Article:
Friday, December 13, 2019

Quando Alice ruppe lo specchio (1988)

... aka: Alice Broke the Mirror
... aka: La sombra de Lester (Lester's Shadow)
... aka: Licia ha rotto lo specchio (Licia Has Broken the Mirror)
... aka: Soup├žons de mort (Suspicions of Death)
... aka: Touch of Death
... aka: When Alice Broke the Mirror

Directed by:
Lucio Fulci

Lester Parson (Brett Halsey) is a middle-aged gambling addict always indebted to brutish loan shark Randy (Al Cliver, billed under his real name Pier Luigi Conti) who has an interesting way of clearing his debts: Scouring the "Lonely Hearts" personal ads, meeting highly flawed (i.e. desperate) wealthy widows and then murdering them for their money and jewelry. He's first seen sharing a fine roast with his cat Reginald and watching a home video of a homely, scrawny woman taking her top off. Immediately afterward he walks into a room with a dead, naked female corpse laid out on a table (the same woman from the video) that's missing a huge chunk of flesh from her thigh. Guess we know where that juicy rump roast came from. The body is then lovingly dismembered with a chainsaw and, in typical Fulci fashion, we get close-ups of all four of her limbs, her torso and her head being sliced off (the gore make-up is actually pretty good in this one). He grinds up her flesh into hamburger meat, slops his pigs with her guts and dumps the remaining body parts elsewhere.

Lester meets a second rich woman (Sacha Darwin) who's got a facial hair problem and hairy moles on her breasts. He gets her drunk and tries to poison her in an amusing scene where nothing goes his way. She mixes up her drink with his and then, when she's given a second poisoned cocktail, she immediately runs into the bathroom and starts puking it up. He barges in and bashes her over the head with a stick. As blood pours out of her wound, she flees in terror and is bashed over the head several more times until blood is gushing out everywhere and her eyeball falls out. Still not dead, he sticks her head in the oven and roasts her until her flesh starts melting off. Her body is dumped at a construction site in a hole full of wet concrete.

A bum (Marco Di Stefano) sees him disposing of a corpse and tries to blackmail him, but Lester runs him over with about a dozen times him with his car until his body is ripped in half. Next up is an obnoxious, shrill soprano named Alice (Ria De Simone) who never stops singing and likes to be slapped around. I'm guessing this is where the silly original title comes from, which translates to "When Alice Broke the Mirror." Lester finally shuts her up with a whip strangulation and dumps her body. The police and TV news seem to be keeping up with the crimes even though Lester appears to be doing a sufficient job of disposing of the bodies. But how?

Well, there's something weird afoot and a copycat killer at work, who seems to be murdering people in the same exact fashion Lester is. In addition, the second killer is harassing him over the phone and leaving behind evidence at crime scenes to implicate him. It's either a living shadow / doppelganger a la The Student of Prague or it's all in Lester's disturbed mind. I honestly found it hard to care about this story angle at all as it's confusing, half-assed and far less satisfying than the simple over-the-top murder / gore set pieces that are unfortunately all relegated to the first half. The plot also makes room for a mysterious woman with a bad harelip named Virginia (Zora Kerova), who enters Lester's life and seems a little more aggressive than the other victims. Wonder what she's up to?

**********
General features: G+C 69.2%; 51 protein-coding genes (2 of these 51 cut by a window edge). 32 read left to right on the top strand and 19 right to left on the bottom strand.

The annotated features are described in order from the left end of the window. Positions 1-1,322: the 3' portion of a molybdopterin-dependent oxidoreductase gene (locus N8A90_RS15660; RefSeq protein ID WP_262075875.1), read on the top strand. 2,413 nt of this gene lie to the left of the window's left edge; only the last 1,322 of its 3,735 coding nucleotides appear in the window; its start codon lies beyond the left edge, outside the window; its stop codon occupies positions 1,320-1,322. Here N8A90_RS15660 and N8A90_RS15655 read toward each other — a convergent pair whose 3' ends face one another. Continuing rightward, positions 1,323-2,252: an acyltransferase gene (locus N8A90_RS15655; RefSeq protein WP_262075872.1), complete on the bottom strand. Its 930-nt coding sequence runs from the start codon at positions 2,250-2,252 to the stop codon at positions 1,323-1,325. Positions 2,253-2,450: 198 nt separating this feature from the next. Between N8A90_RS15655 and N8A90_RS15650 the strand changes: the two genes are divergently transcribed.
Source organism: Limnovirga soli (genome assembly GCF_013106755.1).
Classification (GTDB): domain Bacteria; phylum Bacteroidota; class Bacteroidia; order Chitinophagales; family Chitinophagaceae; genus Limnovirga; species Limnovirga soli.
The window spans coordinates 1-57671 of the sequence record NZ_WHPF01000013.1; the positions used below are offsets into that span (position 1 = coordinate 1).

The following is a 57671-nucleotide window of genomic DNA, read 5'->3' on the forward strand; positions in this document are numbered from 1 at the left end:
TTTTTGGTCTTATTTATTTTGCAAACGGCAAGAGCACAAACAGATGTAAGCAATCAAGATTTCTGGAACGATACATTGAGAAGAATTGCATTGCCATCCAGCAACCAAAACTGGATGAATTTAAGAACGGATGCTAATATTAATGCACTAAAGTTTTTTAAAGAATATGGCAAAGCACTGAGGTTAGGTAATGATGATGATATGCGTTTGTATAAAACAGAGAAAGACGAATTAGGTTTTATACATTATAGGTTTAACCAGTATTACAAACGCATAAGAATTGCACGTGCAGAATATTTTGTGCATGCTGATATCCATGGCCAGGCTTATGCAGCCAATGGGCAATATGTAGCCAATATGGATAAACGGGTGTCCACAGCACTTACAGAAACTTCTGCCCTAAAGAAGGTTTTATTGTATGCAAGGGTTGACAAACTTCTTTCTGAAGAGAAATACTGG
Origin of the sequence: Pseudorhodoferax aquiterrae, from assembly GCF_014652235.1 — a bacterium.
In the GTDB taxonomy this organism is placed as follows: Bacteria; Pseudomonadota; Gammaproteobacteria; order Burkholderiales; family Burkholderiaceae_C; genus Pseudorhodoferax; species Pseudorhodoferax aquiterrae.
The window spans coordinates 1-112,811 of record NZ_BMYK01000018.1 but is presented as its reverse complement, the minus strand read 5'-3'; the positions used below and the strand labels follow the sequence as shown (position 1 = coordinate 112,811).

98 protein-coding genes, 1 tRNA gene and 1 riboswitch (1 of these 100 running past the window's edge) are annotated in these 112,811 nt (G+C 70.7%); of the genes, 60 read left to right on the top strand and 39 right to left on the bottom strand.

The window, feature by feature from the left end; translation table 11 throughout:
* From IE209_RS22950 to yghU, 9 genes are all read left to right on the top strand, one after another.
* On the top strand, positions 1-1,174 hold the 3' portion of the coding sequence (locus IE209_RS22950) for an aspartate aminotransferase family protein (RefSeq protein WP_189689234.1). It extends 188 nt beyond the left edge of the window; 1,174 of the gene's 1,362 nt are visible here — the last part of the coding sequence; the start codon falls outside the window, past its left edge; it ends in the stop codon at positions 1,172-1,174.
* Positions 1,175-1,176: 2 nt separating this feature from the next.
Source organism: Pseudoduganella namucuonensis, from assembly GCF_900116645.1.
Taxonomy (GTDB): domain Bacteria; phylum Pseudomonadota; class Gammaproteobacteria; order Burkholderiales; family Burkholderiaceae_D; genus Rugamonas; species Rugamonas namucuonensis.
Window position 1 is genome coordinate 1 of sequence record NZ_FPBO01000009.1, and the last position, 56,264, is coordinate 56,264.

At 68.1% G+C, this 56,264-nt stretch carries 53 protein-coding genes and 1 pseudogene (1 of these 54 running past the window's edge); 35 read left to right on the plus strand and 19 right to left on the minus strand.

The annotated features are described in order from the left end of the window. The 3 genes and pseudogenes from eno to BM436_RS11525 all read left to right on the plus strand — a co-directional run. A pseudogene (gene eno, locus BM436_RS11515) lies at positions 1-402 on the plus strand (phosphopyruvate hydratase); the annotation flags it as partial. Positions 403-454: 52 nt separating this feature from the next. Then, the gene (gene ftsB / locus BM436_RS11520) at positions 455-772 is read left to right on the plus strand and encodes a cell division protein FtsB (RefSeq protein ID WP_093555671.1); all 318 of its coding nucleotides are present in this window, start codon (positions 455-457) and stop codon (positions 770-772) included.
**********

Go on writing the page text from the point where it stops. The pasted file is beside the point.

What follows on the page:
There's an all-too-obvious attempt to make the grisly goings-on blackly humorous by inserting lighthearted music during the gruesome murders and such but the writing isn't smart enough, and Fulci isn't a skilled or subtle enough director, to pull most of this off for laughs. The most prominent running gag is Lester's difficulty in disposing of the bodies. A corpse in a trunk has legs that keep popping out so, of course, they must then be hacked off, a dead body won't sit straight up in his car and keeps falling over when he's pulled over by a cop for speeding, etc. etc. None of this is particularly clever.

Originally produced as part of a package deal between production company Alpha Cinematografica and distributor Reteitalia, this was one of nine gory horror films that union created specifically for the home video and TV markets. It doesn't appear to have been released until 1991 in Italy but may have turned up on VHS in Japan prior to that. Production lasted about a month (Fulci started shooting just three days after he wrapped Il fantasma di Sodoma), the budget was low (it was shot on 16mm for around 200 thousand dollars) and it all looks pretty murky and grainy because the only surviving prints later distributors had on hand were from video sources. Like most of the others from the series, this didn't get an official U.S. release until much later on when Shriek Show finally put it out on DVD in 2005. Their release came with English and Italian language options, an audio interview with Fulci, a photo gallery, a trailer, four unrelated trailers and two filmed interviews with actress Kerova and Fulci historian Paolo Albiero.

Note: There were Blu-ray releases in 2017 (from 88 Films in the UK) and 2019 (from Raro in the U.S.) which I assume look better than the copy I viewed, though I've not had a chance to check 'em out yet.

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